I had asked whether our markets would be better served with a tit for tat approach to tariffs rather than a more dedicated insistence on free trade on imports. If I had any lingering doubts on the subject they were laid to rest after reading Why Politicians Are Wrong about Imports and Jobs. Unless the graph in that post is entirely fabricated the free markets are the beneficiaries if they import goods that have been subsidized by more closed markets at a lower price than they could produce themselves.
Admittedly the graph is a bit confusing with the vertical scale changing from the left side of the graph to the right, but the trend is that over the last 48 years imports have doubled while unemployment has been cut in half. While these imports might take specific jobs away from the country they do not reduce the total number of jobs. The turnover creates the added benefit of encouraging those in the workforce to keep improving themselves. The relative ease and complacency that would undoubtedly come from a static economy would guarantee that we would become less competitive in a global market.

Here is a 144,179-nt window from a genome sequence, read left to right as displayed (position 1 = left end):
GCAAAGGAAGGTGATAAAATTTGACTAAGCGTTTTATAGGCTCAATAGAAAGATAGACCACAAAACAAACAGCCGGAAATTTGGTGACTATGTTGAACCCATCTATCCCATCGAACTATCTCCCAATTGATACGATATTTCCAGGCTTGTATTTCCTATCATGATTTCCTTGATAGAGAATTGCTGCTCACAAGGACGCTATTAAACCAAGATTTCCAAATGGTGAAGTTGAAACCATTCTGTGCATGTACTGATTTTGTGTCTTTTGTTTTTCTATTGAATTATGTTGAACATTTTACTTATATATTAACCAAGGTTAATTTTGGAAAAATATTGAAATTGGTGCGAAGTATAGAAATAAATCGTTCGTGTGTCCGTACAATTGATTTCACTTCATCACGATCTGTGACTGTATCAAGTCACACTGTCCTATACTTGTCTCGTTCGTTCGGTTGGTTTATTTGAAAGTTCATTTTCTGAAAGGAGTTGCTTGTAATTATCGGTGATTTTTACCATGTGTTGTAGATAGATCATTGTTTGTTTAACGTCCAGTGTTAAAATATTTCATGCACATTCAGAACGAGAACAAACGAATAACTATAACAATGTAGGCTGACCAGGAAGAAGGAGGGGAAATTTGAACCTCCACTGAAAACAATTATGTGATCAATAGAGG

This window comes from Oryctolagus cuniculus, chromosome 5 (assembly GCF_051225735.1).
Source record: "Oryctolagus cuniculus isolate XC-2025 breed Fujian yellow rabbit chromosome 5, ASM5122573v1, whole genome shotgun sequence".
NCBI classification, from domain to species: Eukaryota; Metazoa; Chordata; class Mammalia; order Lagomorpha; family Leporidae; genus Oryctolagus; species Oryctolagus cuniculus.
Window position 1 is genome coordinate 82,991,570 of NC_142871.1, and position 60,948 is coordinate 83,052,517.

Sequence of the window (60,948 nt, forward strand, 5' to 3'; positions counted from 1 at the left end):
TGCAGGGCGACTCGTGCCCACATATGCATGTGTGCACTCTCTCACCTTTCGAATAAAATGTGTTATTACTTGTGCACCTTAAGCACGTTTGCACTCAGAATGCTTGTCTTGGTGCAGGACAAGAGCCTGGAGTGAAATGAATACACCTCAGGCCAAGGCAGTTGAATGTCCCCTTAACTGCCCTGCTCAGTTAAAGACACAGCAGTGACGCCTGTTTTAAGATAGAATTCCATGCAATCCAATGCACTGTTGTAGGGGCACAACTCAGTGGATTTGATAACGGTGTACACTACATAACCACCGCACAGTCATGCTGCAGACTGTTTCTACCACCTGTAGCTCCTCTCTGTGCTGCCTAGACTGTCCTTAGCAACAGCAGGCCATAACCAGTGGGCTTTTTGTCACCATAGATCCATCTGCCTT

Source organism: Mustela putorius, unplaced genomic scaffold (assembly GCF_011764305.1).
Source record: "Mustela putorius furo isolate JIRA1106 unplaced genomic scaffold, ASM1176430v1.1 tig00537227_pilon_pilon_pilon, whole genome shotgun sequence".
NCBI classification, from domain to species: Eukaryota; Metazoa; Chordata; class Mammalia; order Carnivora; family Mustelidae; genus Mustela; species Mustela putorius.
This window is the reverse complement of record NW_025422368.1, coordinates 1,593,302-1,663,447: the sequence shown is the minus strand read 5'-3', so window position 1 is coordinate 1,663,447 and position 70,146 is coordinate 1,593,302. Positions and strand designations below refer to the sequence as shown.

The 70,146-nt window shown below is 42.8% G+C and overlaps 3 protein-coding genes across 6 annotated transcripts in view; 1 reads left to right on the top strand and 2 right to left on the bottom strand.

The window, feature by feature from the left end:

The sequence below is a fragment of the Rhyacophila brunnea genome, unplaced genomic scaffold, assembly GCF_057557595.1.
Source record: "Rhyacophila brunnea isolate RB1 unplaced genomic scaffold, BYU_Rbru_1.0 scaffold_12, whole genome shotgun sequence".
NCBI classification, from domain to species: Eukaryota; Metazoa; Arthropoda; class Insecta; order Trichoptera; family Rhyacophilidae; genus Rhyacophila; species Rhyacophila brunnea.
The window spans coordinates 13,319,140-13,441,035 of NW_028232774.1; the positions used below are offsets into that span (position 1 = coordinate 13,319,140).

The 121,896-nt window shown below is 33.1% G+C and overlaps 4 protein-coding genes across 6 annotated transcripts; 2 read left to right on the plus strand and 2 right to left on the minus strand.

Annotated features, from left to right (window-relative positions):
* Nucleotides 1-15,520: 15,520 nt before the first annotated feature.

Update 2/27/08: Thanks to the persistent questions of mackenzie I went back to look at the graph to see if I had missed anything. A more accurate reading of the graph (remember the confusion I talked about with the different vertical scales) shows that imports went from 4% to 16% of GDP (a four-fold increase, not double) and unemployment fell from 9% to 6% (it fell by one third rather than by one half). While the actual statistics have changed I think the conclusion remains that imports do not appear to adversely affect employment rates.